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El Sombrero Mexican Restaurant (Closed)

4491 N.W. 50th St.
Oklahoma City, OK

El Sombrero at NW 50th and Meridian

One good sign a Mexican restaurant might be authentic is that is serves horchata, one of the agua fresca drinks I enjoy so much with this type of food. Unfortunately, El Sombrero was out of the drink on my first visit, so I did not get to try it. The fact that they have horchata on the menu, though, and the fact that one of the three El Sombrero locations is in south Oklahoma City, is a sign that this restaurant does not serve the typical "gringo" food I have been used to in north OKC.

In fact, the menu offered enough choices that I was not sure what to try. The Parrilla, Tacos, and "Especialidades" sections of the menu listed quite a few meat choices. Several specialty enchiladas were served, both with and without meat, including one with chile verde. It really seemed as if almost everything would be good.

Tacos al carbon
Tacos al carbon with corn tortillas

Six types of tacos were served, and I was told the first three listed were recommended for those who wanted tacos "Mexican style." The tacos al pastor and tacos de asada are ones I rarely see on Oklahoma City menus, and did seem to be made the true Mexican style.

I chose the first taco plate listed on the menu, Tacos al Carbon, made with grilled steak. This is a specialty of northern Mexico, with spices and marinade that gives the meat extra flavor. I thought the meat at El Sombrero was very good both in quality and flavor. The tacos come with flour tortillas, but can be ordered with corn. These same tacos generally come with avocado, grilled onions, cilantro, and other condiments in the versions I am used to getting in El Paso, and because the ones at El Sombrero did not have these extras they did not earn my highest rating. They were enjoyable, though, because of the meat.

The Rice was excellent to the point of being one of the best I have eaten. Many restaurants can prepare good rice during the lunch hour when it is fresh, but El Sombrero had a similar quality in the evening.

The Refried Beans were good, and tasted as if they had been made with vegetable oil.

The Queso tasted like the normal one served in Oklahoma, and nothing like the chile con queso I have found in Mexico and along the border. Being served free, though, it is hard to complain about El Sombrero's version.

The Salsa was surprising in both its flavor and spiciness (and was surprising in a good way). I thought it was similar to salsas served in El Paso, except it was more watery. El Sombrero had a "secret" salsa, though (you have to ask for it) that was spicier and not watered down like the regular one. I enjoyed the flavor more than the regular one, except it was so hot I could not eat much of it. This "salsa picosa" was full of whole chile chunks, tomatoes, and other goodies that made this one of the best salsas in OKC.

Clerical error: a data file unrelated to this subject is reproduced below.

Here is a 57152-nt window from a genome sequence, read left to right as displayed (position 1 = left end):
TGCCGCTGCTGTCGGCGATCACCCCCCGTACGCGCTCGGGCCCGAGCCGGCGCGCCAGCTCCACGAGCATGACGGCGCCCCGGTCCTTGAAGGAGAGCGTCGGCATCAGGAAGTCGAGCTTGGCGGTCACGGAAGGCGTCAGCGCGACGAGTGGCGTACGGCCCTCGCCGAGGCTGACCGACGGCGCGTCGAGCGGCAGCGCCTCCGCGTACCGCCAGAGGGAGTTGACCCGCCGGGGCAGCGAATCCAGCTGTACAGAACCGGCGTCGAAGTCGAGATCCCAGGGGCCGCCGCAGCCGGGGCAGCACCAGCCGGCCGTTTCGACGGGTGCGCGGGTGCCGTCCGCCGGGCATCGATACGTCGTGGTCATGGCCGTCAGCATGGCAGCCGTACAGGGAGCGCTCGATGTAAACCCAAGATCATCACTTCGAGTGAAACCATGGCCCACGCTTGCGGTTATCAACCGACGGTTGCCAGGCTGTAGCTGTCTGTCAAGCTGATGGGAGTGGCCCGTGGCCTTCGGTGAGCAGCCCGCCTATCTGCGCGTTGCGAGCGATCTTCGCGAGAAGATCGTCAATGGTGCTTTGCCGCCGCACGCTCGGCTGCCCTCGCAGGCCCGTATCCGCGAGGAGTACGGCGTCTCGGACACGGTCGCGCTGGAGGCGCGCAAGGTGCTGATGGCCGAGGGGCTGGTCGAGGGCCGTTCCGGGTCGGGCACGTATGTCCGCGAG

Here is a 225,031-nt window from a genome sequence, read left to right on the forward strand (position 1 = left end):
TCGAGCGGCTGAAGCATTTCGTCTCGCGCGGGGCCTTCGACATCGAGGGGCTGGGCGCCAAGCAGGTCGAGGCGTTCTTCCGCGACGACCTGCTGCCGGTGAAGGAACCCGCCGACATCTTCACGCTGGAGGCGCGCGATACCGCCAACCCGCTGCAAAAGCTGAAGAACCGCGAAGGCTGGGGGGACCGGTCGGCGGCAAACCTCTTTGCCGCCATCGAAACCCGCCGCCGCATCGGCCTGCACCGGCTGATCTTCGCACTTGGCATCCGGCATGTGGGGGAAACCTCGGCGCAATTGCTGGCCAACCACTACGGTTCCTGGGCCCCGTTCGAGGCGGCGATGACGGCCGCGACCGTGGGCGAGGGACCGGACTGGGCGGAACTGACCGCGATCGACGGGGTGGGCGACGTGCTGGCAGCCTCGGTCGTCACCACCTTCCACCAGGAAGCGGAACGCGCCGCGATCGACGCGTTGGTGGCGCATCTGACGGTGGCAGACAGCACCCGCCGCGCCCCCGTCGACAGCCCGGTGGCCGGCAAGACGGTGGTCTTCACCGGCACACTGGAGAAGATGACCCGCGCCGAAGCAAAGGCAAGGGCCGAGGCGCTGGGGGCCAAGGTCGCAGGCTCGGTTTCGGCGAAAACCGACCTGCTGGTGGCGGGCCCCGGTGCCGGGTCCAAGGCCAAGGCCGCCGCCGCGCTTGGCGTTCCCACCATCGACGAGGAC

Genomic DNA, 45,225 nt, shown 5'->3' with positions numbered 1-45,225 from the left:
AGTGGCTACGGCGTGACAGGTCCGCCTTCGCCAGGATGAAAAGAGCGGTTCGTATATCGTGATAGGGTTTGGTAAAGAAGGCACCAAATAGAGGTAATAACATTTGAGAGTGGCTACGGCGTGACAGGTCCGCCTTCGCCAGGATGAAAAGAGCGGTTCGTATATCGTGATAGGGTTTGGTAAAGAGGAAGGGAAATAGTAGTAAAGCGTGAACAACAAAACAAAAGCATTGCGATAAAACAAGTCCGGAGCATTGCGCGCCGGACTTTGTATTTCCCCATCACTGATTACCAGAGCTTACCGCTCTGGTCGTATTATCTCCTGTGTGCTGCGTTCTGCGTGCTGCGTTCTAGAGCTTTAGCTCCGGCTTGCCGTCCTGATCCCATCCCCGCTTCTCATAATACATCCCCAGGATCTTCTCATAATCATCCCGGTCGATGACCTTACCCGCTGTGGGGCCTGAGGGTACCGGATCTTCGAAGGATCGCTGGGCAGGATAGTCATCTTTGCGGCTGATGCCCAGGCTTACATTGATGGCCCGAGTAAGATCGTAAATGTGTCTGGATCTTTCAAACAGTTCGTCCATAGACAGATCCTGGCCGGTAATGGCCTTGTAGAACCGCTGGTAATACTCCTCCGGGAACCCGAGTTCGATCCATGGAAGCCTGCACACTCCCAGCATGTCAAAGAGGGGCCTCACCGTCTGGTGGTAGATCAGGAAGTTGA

One of my big problems was with the Chips. Even though they tasted very good, and had a good thickness, they left a strong corn oil aftertaste. I like the fact that El Sombrero uses vegetable oil in its cooking, but I think they probably use too much.

A Sopaipilla is served free as a dessert, and this was one of the few in OKC I thought was worth saving your appetite for. In New Mexico sopaipillas are used as part of the dinner if you want some "bread" with the meal, and most restaurants that turn them into dessert seem to have a corresponding drop in quality as they pile on the sugar and cinnamon. The one at El Sombrero, though, was one of the few I have tried in OKC that I think would be worthy to serve in the traditional way as part of the meal (if they would leave off the sugar). I also enjoyed the fact that the honey was in a bottle rather than those little packages that are almost impossible to open and make a huge mess once you manage to do so.

At El Sombrero I was unenthusiastic about some of the little things-- the chips, the queso, the beans, etc. As far as I can tell, though, the food is quite good and seems to be authentic. Any restaurant that can serve salsa as good as the one here can't be too bad.



Cuisine: Mexican
Cost: $$
Accessible: Yes
Cooking Oil: Vegetable
Smoking: No Smoking
Alcohol: Beer
Additional Locations: 2624 W. Britton Rd.; 2838 S. I-35 Service Rd.

Chile Index:

Most Recent Visit
Jul. 8, 2008

Number of Visits: 1

Best Items
Tacos al Carbon, Salsa, Rice

Special Ratings
Tacos al Carbon:
Refried Beans:
Salsa: special